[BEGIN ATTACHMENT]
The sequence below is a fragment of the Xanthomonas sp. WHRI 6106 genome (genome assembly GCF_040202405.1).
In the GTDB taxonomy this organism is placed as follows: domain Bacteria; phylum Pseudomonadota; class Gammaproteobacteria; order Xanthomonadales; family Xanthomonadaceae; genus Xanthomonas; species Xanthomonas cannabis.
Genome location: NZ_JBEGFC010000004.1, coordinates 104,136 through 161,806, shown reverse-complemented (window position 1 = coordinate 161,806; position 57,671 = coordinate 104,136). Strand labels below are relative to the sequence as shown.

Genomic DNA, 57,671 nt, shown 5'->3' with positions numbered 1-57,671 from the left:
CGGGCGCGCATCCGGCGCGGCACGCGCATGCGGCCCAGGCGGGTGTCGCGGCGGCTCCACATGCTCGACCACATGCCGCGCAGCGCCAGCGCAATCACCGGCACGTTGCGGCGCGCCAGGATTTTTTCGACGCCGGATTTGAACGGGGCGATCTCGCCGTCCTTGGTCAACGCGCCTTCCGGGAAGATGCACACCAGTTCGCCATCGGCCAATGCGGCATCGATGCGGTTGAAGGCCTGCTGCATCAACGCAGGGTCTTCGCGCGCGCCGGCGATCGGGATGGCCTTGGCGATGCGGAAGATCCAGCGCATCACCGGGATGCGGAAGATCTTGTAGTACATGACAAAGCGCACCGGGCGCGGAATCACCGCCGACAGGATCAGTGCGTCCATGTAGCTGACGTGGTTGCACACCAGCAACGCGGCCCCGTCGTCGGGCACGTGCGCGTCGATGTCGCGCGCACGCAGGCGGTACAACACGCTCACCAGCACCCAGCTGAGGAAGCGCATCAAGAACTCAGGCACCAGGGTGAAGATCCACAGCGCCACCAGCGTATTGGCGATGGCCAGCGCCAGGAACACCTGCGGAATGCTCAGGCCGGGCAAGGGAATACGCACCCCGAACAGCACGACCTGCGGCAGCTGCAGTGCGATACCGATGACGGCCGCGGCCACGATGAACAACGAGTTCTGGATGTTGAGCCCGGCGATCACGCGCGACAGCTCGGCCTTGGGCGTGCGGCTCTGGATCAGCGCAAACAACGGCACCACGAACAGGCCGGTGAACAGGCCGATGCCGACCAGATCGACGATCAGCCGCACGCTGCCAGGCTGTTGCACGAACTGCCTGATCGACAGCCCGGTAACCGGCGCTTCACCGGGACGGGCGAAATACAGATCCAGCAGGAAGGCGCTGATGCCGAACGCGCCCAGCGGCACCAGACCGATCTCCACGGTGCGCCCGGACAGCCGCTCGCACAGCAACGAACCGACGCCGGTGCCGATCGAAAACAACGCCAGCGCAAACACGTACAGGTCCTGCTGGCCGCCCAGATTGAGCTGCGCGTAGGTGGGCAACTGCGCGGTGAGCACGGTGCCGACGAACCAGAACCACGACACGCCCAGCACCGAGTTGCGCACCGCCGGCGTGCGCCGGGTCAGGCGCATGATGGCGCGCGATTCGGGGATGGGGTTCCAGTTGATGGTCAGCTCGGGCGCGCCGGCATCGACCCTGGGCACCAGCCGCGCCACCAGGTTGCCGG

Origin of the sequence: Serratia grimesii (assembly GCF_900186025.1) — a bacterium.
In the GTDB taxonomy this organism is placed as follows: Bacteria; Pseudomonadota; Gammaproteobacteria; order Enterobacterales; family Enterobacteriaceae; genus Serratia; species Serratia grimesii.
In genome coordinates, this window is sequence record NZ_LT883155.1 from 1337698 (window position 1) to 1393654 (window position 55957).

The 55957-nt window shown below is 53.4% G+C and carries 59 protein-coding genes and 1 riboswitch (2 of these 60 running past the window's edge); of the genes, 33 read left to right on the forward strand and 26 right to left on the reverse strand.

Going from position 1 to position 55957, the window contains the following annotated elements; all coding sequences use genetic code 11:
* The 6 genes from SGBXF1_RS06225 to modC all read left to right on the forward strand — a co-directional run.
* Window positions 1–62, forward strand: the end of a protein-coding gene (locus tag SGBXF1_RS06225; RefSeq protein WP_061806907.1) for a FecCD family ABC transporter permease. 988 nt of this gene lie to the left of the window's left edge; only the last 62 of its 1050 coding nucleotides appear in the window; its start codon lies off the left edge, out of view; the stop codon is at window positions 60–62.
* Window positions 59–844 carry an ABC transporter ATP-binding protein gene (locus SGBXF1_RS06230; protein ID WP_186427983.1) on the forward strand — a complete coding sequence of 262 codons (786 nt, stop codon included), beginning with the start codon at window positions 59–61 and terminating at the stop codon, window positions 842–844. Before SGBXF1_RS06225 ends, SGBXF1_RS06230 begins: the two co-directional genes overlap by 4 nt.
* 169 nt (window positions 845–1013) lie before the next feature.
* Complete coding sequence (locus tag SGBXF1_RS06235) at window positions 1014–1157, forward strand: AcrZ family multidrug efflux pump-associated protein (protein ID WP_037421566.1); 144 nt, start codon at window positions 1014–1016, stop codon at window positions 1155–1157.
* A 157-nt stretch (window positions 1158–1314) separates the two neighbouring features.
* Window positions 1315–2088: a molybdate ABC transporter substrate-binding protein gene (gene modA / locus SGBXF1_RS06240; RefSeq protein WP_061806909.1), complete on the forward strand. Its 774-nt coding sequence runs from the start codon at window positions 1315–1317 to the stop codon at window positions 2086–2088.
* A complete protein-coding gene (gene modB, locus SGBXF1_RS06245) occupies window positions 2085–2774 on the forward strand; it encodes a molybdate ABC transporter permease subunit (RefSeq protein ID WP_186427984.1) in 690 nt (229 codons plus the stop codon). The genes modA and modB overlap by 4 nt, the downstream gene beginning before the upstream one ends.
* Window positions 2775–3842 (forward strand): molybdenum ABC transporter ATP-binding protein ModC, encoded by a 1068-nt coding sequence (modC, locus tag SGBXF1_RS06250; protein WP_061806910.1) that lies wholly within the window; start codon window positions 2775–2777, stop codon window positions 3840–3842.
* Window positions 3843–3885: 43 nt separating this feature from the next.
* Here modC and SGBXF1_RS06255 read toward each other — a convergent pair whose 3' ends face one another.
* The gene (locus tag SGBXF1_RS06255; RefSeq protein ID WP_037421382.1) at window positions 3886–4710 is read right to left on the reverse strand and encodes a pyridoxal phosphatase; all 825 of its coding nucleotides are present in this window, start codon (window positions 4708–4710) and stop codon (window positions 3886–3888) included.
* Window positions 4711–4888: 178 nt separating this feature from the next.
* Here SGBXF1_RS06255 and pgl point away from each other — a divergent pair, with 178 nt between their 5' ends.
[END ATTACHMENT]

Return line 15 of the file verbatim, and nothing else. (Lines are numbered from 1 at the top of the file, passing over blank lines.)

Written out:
* Complete coding sequence (locus tag SGBXF1_RS06235) at window positions 1014–1157, forward strand: AcrZ family multidrug efflux pump-associated protein (protein ID WP_037421566.1); 144 nt, start codon at window positions 1014–1016, stop codon at window positions 1155–1157.